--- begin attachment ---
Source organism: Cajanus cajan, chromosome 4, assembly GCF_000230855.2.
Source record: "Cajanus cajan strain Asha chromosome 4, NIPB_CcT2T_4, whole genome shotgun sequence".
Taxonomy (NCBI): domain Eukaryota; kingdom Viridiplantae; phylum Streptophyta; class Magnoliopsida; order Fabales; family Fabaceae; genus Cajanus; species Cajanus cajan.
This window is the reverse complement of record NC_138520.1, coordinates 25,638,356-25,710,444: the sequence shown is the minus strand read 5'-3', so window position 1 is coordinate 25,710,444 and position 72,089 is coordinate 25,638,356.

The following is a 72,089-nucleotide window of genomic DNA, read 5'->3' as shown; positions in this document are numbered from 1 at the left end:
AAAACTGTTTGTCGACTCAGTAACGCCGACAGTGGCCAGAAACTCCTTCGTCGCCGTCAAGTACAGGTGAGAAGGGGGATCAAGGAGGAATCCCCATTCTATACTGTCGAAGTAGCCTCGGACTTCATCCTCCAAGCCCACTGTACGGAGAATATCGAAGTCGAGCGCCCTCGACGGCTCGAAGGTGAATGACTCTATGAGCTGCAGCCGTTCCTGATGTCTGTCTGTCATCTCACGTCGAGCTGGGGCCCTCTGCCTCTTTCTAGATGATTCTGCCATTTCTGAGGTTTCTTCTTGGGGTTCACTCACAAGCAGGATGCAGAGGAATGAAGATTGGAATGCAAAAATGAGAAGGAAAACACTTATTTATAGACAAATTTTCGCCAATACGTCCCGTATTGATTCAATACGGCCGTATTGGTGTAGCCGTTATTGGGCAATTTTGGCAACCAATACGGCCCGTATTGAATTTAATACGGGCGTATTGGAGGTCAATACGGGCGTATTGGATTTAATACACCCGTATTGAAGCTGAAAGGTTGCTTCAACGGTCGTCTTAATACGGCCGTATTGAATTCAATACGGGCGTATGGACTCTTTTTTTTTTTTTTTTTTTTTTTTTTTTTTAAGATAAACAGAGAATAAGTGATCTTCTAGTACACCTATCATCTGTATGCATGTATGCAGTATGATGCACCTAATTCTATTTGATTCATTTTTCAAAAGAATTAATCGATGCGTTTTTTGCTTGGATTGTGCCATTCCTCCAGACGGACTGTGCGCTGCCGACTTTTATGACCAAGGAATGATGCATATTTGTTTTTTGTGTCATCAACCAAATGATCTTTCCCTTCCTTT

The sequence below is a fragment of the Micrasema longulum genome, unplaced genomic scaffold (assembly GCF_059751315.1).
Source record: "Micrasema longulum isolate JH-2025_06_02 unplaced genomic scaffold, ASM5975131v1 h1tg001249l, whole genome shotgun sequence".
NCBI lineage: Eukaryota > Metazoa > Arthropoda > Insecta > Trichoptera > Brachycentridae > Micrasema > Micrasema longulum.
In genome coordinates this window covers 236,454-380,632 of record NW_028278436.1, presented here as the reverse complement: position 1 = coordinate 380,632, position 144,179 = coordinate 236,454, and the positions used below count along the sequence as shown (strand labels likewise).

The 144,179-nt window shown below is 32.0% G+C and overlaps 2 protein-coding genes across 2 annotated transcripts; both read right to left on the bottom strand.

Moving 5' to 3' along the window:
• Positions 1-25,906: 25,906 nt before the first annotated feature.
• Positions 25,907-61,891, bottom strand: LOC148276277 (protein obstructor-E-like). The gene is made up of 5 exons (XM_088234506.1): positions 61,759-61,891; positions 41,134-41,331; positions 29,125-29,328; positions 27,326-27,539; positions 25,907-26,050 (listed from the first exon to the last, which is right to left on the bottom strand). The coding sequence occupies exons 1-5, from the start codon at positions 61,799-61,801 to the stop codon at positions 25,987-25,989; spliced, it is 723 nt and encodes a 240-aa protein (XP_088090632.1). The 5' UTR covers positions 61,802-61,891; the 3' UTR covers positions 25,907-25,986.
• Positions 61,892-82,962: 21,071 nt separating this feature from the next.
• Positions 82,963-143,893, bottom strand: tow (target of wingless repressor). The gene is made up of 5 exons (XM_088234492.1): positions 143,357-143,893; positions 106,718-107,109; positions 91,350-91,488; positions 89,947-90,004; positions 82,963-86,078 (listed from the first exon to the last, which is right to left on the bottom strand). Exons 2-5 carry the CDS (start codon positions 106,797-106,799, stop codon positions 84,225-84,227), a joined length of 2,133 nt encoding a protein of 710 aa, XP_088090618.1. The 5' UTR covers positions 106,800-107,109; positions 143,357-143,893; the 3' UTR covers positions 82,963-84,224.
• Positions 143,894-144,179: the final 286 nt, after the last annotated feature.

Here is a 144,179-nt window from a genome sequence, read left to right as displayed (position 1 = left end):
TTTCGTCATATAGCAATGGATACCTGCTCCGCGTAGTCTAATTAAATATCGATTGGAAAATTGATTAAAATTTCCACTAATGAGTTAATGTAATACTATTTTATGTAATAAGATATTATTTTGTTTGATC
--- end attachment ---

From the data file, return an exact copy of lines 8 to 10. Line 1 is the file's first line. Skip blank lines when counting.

Source record: "Micrasema longulum isolate JH-2025_06_02 unplaced genomic scaffold, ASM5975131v1 h1tg001249l, whole genome shotgun sequence".
NCBI lineage: Eukaryota > Metazoa > Arthropoda > Insecta > Trichoptera > Brachycentridae > Micrasema > Micrasema longulum.
In genome coordinates this window covers 236,454-380,632 of record NW_028278436.1, presented here as the reverse complement: position 1 = coordinate 380,632, position 144,179 = coordinate 236,454, and the positions used below count along the sequence as shown (strand labels likewise).